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A real-world explanation of how merger arbitrage works
This article is part of a series on Mergers and Acquisitions
Merger arbitrage is an investment strategy that seeks to profit from the uncertainty that exists during the period between when an acquisition is announced and when it is formally completed. A simple example will illustrate this: On June 13, 2016, Microsoft announced its acquisition of LinkedIn, offering $196 for each LinkedIn share. On the announcement date, LinkedIn shares jumped from the $131.08 pre-announcement price to close at $192.21.
Why did LinkedIn shares stop short of $196?
The period between when a deal is announced and when it closes (and Linkedin shareholders actually get their $196) can last several months. During this period, Linkedin shareholders still have to vote to approve the deal and the companies still need to secure regulatory approvals and file a whole bunch of legal paperwork.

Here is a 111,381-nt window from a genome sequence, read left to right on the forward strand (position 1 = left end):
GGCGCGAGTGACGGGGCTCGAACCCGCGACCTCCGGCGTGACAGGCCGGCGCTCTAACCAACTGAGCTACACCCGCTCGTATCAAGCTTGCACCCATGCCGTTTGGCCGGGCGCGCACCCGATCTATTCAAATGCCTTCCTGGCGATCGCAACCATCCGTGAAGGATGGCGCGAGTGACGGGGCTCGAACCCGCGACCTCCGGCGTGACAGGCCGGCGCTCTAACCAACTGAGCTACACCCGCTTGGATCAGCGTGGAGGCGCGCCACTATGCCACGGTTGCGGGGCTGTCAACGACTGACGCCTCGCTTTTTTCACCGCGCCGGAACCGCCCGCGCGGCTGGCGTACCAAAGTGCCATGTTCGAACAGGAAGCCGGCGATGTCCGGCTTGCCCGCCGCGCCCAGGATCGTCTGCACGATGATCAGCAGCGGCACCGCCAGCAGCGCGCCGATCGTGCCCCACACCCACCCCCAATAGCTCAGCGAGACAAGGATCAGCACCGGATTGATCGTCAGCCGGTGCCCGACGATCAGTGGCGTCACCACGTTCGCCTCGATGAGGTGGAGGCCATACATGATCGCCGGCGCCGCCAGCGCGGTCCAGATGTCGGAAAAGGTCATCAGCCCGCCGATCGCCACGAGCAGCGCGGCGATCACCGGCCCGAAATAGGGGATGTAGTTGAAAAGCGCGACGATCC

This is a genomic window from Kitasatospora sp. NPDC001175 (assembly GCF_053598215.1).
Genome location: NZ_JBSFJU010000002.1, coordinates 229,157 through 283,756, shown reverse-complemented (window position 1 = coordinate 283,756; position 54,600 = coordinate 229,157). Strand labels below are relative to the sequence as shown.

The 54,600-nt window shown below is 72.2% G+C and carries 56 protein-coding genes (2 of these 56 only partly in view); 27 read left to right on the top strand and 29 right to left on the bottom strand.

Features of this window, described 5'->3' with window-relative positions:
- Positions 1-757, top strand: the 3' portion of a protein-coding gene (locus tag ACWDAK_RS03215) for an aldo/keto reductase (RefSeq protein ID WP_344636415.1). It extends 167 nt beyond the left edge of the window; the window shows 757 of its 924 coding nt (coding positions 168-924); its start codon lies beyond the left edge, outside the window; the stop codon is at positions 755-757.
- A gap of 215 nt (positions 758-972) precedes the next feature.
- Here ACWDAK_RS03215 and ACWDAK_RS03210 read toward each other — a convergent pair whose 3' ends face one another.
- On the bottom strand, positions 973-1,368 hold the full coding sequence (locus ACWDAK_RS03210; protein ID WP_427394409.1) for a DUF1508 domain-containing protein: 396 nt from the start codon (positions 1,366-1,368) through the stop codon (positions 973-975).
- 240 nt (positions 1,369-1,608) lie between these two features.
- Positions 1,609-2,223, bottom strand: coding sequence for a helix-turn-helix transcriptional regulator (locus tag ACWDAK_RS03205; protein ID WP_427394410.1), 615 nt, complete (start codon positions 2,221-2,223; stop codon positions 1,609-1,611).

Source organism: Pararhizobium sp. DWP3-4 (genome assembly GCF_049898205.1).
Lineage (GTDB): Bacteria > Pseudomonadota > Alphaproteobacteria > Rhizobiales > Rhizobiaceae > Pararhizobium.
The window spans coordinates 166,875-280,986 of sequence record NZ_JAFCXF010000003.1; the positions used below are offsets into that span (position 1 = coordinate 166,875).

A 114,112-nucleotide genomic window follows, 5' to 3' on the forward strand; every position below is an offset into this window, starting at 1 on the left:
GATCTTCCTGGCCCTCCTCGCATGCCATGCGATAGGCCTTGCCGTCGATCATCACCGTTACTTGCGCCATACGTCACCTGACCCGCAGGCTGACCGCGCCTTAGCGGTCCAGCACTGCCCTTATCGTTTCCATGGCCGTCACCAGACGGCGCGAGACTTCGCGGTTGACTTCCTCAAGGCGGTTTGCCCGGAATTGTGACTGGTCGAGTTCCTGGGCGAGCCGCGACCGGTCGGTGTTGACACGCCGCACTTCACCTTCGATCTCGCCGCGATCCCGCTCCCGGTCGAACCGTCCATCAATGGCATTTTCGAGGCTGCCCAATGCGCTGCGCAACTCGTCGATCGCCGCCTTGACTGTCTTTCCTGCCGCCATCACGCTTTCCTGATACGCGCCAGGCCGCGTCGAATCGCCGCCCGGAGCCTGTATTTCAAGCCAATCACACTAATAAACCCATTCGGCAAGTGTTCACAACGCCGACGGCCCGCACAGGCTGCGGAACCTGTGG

The spread between the $192.21 and the $196.00 reflects the perceived risk that the deal will not go through. As we can see, by December, as the LinkedIn deal inched towards close, traders bid up the value to $195.96:
The trading strategy of buying up target shares on the news of an announcement and waiting until the acquirer pays the full amount at the closing date is called "merger arbitrage" (also called "risk arbitrage") and is a type of “event-driven” investing. There are hedge funds dedicated to this.
Here’s the basic idea. As you can see below , if you bought LinkedIn at announcement and waited, you’d make an annualized return of 4.0%.
The potential return here is low because, as you’ll see shortly, the risk of the deal falling through is low.
For deals where there’s(such as AT&T/Time Warner) or risk that shareholders won’t vote to approve the deal, shares don’t come as close to the purchase price.
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